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Figure 3. Schematic cross section of silicon on thin buried oxide (SOTB) and hybrid bulk transistors. Vbp and Vbn denote back-bias terminal for p- and n-type SOTB, respectively.
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Vth control optimized for the ULV operation has been an important process issue. In this optimization, we controlled the Vth values at around 0.2 V, which is by about 0.2 V lower than that for the low-standby-power (LSTP) application, with the multiple Vth option utilizing a poly-silicon and high-k gate-stack technology and a proper doping profile control of the ground plane [15]. As shown in Figure 4, we utilize a small amount of high-k (Hf and Al) oxide mixed with the conventional SiON gate dielectric and control proper effective work function (EWF) both for NMOS and PMOS. Typical Id-Vg characteristics of triple Vth option are shown in Figure 5. LVT, SVT, and HVT denote low, standard, and high Vth option, respectively. Two-orders-of-magnitude off-leakage-current variation can be done only by changing the doping density below the BOX layer with the same gate stack.

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Figure 4. Effective work function (EWF) control with high-k/SiON gate stack [15]. Circles and diamonds represent EMF of P-type and N-type gate stacks for PMOS and NMOS, respectively.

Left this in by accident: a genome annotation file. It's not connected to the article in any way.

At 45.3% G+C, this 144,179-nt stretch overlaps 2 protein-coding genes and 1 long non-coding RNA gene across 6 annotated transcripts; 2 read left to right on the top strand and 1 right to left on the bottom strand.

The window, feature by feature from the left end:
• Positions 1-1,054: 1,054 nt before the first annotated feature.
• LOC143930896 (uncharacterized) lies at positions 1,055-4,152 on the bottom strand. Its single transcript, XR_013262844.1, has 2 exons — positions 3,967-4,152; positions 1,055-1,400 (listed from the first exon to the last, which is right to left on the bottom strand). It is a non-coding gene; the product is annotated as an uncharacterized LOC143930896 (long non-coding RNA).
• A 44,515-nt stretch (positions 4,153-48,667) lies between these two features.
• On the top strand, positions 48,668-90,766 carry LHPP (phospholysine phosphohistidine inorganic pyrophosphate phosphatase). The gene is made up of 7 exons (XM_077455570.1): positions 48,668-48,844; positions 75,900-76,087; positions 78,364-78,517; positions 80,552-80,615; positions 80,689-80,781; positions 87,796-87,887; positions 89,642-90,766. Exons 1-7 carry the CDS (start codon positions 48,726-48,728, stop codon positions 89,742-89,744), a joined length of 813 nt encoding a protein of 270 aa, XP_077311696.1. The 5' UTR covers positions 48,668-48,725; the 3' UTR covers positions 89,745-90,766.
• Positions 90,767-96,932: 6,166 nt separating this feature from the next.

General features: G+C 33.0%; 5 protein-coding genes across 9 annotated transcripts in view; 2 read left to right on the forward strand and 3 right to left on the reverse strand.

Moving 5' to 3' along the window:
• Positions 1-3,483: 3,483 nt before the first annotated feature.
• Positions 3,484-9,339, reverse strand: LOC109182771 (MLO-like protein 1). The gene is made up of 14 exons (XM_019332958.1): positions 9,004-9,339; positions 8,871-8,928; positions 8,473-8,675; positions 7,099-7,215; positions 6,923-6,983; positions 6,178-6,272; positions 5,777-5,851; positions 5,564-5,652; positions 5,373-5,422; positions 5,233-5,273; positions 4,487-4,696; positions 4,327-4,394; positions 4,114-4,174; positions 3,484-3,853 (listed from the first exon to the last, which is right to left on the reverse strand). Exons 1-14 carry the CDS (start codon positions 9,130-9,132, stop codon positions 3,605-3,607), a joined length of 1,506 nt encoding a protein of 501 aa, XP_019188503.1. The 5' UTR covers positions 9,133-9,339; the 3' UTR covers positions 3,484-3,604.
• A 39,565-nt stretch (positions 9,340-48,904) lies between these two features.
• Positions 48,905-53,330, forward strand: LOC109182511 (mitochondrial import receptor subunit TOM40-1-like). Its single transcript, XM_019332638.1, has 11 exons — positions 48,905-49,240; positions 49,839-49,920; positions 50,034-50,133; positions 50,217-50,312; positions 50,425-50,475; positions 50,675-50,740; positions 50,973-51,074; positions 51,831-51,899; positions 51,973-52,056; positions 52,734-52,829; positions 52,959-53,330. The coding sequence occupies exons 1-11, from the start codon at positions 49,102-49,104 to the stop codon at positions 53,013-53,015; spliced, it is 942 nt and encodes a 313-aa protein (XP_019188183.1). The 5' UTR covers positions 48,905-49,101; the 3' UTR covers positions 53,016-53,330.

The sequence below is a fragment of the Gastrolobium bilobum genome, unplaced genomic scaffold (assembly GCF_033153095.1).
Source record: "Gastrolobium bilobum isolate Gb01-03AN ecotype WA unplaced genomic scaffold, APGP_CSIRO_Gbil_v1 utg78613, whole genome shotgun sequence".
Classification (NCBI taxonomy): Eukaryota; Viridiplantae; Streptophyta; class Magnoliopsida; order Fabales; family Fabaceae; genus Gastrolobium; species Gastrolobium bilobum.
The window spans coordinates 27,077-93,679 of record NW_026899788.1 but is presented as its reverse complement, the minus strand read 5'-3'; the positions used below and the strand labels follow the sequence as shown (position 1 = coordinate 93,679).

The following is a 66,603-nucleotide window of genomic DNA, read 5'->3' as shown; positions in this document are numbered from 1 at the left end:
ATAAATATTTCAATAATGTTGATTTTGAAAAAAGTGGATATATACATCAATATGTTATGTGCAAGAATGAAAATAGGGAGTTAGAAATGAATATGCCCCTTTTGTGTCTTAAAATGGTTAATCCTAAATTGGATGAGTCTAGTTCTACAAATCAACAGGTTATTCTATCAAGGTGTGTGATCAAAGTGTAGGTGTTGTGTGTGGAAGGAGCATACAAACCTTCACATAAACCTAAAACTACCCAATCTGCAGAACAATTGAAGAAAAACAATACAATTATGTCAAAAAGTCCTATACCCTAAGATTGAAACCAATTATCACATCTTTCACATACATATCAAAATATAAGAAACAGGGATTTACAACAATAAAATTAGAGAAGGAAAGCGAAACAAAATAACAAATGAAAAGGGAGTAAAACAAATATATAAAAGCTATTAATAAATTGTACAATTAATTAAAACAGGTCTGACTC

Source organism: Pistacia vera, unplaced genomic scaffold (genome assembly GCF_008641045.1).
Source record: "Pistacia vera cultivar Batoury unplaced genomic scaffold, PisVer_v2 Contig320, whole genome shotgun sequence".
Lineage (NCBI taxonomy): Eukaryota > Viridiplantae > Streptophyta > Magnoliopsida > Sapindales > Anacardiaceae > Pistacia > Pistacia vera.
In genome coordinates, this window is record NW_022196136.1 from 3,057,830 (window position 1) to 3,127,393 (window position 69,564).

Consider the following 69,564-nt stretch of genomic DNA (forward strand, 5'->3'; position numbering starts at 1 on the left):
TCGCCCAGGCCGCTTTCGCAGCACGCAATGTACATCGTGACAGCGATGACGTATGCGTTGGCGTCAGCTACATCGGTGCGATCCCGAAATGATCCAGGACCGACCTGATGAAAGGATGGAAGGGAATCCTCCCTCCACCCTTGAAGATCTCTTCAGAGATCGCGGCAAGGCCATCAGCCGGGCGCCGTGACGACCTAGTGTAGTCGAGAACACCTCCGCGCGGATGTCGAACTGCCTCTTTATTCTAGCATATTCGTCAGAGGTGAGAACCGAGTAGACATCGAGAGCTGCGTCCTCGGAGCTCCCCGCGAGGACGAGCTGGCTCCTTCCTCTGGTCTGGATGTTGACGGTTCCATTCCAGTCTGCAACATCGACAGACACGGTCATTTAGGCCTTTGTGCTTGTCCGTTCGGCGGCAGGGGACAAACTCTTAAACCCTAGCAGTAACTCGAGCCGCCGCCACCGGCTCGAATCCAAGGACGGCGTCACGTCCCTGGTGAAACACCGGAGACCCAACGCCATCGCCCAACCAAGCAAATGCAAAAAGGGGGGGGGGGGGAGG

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Figure 4. Effective work function (EWF) control with high-k/SiON gate stack [15]. Circles and diamonds represent EMF of P-type and N-type gate stacks for PMOS and NMOS, respectively.
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Figure 5. Id-Vg characteristics of triple Vth option controlled by ground plane doping [15].

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Figure 5. Id-Vg characteristics of triple Vth option controlled by ground plane doping [15].
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We have demonstrated significant reduction of the Vth variability. The Pelgrom coefficient (AVT) of the SOTB was about 1.2–1.3 mVμm [16], which is less than half of the bulk. Moreover, we measured the Vth variation of one-million transistors (gate length and width: 0.06 and 0.14 μm, respectively) [16] as shown in Figure 6 and confirmed regular distribution without dropout transistors. Variation of on-state current Ion is important and must be decreased since this directly affects the delay variation of circuits. The Ion variation was demonstrated to be less than half of bulk [17] and we confirmed a significant reduction of the Ion variability for one-million transistors as shown in Figure 7 [16]. The lowest Vth values of SOTB and bulk are the same as shown in Figure 6. This means the highest leakage current among one-million transistors is the same. Besides, the highest Vth transistor determines the delay. As shown in Figure 7, the smallest Ion value for SOTB is about twice as high as the bulk’s worst value. This is a strong advantage of SOTB’s small variability in terms of the circuit performance.